Facebook to United Kingdom parliament: no Zuckerberg for you

Three million user accounts have reportedly been compromised in a new Facebook data leak incident. The username and password have been publicly available for the past four years on GitHub.

Facebook announced Monday that is has already suspended some 200 third-party apps for misusing Facebook users' data.

Facebook has failed to fully answer 39 questions submitted by United Kingdom members of parliament that aim to explore the social network's approach to data privacy and fake news, according to the parliamentary committee charged with investigating the matter.

This action taken by Facebook comes after CEO Mark Zuckerberg in March had promised that the company would "investigate all apps that had access to large amounts of information".

Researchers working with the myPersonality project, including app creator David Stillwell, shared anonymous samples from the project with other researchers around the world, according to myPersonality.

Furthermore, it is also said that the app has 22 million status updates from more than 150,000 users. Hopefully Cambridge University manages to crack down on its approval process, and that social media sites keep mindful about what they allow through their platforms. Reports now claim that "myPersonality" lost its goal of being just an academic project and instead dealt with commercial companies too.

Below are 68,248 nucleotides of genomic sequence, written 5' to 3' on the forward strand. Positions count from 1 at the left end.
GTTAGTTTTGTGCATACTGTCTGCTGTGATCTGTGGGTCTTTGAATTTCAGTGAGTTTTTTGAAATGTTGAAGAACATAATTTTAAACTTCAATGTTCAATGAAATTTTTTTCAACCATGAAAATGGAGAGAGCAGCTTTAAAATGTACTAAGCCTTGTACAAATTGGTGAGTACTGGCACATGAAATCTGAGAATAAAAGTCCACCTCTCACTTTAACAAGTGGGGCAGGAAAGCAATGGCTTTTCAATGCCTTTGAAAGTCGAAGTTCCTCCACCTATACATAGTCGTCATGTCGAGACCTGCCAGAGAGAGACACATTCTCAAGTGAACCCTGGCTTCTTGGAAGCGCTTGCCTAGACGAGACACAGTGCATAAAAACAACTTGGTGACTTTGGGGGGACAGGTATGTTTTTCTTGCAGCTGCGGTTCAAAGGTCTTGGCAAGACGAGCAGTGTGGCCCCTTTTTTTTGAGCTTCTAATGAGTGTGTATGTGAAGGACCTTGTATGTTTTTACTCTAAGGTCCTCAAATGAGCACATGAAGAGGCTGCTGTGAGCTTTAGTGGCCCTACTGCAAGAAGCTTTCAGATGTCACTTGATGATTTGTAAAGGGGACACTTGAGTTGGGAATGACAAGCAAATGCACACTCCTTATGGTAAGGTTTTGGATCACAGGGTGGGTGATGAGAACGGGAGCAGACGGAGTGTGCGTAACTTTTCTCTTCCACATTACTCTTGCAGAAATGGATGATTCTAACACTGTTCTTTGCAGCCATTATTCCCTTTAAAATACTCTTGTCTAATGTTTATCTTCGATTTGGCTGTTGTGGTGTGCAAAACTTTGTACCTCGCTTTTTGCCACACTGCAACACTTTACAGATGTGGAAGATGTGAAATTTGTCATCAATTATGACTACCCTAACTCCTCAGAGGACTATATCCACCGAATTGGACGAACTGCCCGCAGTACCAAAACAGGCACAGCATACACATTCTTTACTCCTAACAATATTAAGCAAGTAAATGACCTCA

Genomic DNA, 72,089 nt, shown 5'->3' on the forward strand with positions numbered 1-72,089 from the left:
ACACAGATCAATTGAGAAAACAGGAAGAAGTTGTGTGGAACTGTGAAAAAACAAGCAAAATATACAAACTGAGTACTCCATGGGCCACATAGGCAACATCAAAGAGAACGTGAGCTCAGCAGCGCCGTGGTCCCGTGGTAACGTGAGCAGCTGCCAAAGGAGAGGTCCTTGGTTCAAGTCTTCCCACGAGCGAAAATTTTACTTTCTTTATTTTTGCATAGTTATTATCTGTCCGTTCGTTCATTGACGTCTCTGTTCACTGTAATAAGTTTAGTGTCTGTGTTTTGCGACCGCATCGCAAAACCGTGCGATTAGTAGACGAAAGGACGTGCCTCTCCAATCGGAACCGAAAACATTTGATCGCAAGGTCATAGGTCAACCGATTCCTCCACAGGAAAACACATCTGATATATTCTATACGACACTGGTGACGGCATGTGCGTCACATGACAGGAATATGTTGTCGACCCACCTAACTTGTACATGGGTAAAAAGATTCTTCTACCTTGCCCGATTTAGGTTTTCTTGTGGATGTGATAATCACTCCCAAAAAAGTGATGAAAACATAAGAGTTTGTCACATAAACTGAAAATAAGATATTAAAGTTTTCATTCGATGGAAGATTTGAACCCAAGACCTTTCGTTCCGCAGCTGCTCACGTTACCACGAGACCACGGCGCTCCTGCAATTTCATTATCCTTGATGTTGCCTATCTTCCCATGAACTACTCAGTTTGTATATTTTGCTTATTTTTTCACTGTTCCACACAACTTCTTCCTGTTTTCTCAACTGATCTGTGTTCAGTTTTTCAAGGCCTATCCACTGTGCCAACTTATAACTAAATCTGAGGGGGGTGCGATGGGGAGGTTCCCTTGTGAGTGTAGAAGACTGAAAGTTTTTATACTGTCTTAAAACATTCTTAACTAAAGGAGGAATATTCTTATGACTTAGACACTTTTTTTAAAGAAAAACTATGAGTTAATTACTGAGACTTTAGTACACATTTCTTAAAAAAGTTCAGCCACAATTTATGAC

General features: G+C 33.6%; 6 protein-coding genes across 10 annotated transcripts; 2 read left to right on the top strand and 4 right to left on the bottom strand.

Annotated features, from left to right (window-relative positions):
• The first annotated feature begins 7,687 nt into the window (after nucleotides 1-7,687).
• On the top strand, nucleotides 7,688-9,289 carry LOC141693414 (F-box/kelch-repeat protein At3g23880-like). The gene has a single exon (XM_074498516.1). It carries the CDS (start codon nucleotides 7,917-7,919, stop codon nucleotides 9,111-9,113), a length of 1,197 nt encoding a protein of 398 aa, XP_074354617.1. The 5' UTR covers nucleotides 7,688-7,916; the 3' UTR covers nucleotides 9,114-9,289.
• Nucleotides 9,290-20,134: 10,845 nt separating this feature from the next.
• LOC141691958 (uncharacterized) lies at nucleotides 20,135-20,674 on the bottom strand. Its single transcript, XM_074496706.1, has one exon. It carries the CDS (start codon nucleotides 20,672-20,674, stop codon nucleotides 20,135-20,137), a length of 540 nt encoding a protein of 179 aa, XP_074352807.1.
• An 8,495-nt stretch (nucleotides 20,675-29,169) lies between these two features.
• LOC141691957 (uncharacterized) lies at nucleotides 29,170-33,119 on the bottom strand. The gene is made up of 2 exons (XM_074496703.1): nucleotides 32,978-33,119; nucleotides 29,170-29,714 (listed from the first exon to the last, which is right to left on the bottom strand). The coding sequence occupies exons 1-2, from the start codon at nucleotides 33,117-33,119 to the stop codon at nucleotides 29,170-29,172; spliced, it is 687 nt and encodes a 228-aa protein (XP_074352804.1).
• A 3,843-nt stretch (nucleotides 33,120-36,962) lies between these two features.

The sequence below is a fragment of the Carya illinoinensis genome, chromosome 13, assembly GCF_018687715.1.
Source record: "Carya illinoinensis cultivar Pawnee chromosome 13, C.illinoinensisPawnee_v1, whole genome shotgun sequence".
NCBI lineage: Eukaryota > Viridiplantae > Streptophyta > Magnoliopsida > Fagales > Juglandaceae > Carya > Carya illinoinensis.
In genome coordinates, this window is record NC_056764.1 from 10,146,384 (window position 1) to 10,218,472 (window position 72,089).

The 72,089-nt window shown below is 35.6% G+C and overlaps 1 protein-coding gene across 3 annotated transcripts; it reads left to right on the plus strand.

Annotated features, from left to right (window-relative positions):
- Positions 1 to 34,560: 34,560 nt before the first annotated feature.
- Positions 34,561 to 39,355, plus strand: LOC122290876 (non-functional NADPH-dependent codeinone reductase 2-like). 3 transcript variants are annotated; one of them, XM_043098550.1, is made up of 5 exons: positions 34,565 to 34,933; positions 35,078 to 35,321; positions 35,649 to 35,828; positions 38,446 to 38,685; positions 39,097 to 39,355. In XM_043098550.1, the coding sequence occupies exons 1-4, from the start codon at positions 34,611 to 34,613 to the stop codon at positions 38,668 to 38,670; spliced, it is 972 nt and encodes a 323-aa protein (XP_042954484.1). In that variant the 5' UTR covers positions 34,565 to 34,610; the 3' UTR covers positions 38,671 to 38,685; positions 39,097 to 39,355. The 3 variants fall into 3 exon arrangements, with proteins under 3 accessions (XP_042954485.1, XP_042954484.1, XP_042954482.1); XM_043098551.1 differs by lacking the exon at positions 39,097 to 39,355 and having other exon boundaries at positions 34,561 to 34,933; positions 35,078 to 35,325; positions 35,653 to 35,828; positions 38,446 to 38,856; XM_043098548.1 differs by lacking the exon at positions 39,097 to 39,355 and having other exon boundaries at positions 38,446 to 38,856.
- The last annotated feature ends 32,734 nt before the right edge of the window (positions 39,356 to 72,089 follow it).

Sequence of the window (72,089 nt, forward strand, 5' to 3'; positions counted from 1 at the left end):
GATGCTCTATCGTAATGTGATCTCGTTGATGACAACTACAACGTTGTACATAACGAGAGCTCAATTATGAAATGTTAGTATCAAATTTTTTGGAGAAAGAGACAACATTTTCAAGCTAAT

News of the investigation comes roughly two months after the company was accused of secretly harvesting the personal data of at least 87 million Facebook users to better identify individuals that could be targeted and influenced by specific marketing material.

Collins said that Cambridge Analytica was one of the areas where Facebook's response had been insufficiently detailed.

Kogan told the House of Commons Digital, Culture, last week that his company, GSR, was created in 2014 purely to create datasets for the group of Cambridge Analytica.

The question over how many clicks or swipes it takes for users to change their privacy settings was also dodged.

Facebook learned of the infraction in 2015 but didn't inform the public. As the company finds evidence of data breaches, users can log in to a help page to see if their own data was mishandled.

  • Joey Payne